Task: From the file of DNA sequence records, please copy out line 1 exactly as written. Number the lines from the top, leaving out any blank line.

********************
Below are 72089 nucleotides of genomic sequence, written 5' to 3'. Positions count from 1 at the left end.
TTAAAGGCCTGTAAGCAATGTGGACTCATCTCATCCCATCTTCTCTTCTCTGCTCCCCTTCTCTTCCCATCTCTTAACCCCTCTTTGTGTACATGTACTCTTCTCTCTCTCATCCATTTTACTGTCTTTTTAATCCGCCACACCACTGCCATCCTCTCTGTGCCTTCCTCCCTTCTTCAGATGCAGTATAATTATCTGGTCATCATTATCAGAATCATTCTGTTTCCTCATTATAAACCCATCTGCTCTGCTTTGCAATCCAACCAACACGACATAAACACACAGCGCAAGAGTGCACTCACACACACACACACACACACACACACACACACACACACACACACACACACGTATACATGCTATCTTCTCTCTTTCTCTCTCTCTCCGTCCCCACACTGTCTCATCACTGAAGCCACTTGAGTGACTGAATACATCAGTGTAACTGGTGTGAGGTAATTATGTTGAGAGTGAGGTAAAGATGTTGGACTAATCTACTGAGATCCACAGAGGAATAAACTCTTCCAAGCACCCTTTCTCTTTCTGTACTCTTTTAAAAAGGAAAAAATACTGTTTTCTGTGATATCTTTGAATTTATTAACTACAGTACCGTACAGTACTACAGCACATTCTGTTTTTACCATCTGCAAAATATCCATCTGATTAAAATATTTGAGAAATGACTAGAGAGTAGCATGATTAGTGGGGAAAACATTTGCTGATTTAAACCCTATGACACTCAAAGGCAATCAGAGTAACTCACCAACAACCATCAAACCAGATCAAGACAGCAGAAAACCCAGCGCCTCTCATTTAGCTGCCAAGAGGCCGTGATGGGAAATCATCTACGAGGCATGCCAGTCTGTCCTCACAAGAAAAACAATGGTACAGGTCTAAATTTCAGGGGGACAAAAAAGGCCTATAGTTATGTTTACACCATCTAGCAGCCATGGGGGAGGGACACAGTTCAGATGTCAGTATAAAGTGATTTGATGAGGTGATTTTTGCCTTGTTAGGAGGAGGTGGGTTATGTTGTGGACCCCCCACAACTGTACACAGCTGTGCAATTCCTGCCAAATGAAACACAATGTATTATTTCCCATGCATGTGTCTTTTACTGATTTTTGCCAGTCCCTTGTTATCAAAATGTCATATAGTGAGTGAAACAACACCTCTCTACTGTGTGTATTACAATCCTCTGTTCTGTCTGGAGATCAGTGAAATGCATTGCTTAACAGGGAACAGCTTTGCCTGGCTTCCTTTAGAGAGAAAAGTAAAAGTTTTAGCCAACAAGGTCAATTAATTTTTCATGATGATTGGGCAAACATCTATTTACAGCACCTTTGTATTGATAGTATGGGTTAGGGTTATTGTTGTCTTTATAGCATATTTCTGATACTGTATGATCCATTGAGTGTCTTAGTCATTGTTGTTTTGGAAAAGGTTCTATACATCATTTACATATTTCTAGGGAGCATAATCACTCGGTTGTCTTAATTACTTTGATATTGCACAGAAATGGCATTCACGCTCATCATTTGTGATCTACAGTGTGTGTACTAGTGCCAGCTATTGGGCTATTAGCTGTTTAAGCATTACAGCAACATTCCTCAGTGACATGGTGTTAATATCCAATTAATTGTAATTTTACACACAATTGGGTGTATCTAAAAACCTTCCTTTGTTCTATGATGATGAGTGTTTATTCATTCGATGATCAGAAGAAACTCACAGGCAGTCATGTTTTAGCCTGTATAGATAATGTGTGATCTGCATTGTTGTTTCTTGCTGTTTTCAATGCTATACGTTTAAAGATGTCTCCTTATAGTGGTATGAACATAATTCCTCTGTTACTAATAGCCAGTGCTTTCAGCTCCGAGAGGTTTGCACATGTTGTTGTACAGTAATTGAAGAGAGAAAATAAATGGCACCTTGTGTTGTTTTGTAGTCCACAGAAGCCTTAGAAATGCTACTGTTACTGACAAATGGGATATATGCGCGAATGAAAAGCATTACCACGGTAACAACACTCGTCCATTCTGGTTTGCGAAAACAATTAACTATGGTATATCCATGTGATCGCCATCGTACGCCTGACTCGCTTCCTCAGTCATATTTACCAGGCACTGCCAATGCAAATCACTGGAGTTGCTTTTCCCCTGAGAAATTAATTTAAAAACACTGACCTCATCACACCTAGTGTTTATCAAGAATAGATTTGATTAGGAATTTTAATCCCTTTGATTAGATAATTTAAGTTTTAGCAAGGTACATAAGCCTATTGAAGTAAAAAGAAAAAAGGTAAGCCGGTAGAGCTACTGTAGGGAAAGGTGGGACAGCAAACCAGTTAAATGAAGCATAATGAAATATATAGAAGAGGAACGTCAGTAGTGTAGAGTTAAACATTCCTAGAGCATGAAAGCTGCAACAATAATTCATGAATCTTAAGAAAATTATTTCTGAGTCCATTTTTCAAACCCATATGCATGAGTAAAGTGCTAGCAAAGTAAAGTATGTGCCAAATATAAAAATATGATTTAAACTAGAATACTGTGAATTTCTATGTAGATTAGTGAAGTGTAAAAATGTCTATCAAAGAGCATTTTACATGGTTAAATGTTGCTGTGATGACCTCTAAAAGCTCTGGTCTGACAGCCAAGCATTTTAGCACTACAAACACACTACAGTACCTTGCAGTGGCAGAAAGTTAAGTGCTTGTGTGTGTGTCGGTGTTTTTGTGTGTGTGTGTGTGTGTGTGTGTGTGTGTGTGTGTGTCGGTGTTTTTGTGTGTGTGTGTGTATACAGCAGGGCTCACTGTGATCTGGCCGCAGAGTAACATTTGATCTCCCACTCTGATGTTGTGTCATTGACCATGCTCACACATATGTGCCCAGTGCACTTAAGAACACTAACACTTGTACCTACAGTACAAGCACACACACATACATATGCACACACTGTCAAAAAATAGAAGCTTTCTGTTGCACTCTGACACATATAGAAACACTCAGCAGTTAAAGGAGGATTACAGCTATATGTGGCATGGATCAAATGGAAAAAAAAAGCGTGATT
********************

Below are 72089 nucleotides of genomic sequence, written 5' to 3'. Positions count from 1 at the left end.